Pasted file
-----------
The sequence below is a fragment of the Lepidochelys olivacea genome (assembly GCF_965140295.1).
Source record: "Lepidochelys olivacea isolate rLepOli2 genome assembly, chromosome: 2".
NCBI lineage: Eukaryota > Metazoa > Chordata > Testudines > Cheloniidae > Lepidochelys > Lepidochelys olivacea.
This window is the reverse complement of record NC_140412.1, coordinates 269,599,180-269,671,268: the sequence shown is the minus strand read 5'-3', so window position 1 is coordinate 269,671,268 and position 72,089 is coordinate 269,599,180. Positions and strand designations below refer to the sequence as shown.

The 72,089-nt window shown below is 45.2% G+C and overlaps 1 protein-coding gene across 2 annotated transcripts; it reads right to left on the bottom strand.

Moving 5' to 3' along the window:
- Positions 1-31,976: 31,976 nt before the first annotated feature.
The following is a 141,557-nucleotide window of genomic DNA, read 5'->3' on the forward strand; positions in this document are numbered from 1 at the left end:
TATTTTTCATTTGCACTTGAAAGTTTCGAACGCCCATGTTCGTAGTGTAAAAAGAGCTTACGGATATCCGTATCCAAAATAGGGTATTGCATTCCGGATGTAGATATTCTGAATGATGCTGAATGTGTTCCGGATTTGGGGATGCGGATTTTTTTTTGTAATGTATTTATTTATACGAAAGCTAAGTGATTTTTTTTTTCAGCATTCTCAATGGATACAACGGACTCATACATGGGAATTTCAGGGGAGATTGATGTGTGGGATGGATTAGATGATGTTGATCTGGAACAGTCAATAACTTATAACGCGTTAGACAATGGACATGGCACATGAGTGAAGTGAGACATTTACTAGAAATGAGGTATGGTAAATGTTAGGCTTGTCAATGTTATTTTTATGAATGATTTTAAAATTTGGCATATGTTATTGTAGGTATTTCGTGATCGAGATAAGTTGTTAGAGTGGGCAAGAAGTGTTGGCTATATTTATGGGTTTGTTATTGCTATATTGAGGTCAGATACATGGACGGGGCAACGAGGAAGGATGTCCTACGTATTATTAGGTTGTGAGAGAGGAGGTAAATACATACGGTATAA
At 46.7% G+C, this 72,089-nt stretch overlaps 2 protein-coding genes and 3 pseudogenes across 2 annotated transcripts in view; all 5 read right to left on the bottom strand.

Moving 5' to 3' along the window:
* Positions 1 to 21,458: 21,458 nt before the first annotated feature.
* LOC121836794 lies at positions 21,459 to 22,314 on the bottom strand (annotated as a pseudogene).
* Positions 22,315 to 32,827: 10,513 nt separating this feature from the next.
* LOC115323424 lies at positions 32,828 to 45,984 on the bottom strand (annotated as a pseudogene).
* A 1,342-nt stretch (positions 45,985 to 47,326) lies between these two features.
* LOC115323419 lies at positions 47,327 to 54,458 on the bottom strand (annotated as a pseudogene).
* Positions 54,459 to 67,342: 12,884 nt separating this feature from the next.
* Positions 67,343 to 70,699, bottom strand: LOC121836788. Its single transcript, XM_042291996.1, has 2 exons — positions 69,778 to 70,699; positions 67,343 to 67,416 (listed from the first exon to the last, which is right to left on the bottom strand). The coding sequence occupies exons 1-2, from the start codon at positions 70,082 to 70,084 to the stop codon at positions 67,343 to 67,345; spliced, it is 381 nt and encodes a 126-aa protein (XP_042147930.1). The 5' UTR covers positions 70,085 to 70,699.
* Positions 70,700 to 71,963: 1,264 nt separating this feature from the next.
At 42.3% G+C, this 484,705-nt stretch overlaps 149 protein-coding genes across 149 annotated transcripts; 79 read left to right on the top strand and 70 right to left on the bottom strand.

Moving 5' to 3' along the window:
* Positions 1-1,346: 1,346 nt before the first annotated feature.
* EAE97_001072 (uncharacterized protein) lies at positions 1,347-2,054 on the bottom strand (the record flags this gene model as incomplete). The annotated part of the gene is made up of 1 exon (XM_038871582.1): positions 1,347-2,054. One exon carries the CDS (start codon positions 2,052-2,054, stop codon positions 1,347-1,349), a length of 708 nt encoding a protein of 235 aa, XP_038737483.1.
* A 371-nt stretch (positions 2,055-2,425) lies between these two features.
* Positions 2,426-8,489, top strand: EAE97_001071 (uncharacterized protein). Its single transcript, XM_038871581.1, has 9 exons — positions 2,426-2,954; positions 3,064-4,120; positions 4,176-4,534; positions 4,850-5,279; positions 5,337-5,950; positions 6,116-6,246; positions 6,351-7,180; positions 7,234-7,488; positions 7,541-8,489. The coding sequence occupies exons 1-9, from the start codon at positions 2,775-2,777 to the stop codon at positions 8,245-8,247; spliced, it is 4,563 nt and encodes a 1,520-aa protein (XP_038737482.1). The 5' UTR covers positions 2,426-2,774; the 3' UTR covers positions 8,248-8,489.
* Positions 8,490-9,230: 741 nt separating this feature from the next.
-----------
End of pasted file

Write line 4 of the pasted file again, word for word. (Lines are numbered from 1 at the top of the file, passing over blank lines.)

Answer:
This window is the reverse complement of record NC_140412.1, coordinates 269,599,180-269,671,268: the sequence shown is the minus strand read 5'-3', so window position 1 is coordinate 269,671,268 and position 72,089 is coordinate 269,599,180. Positions and strand designations below refer to the sequence as shown.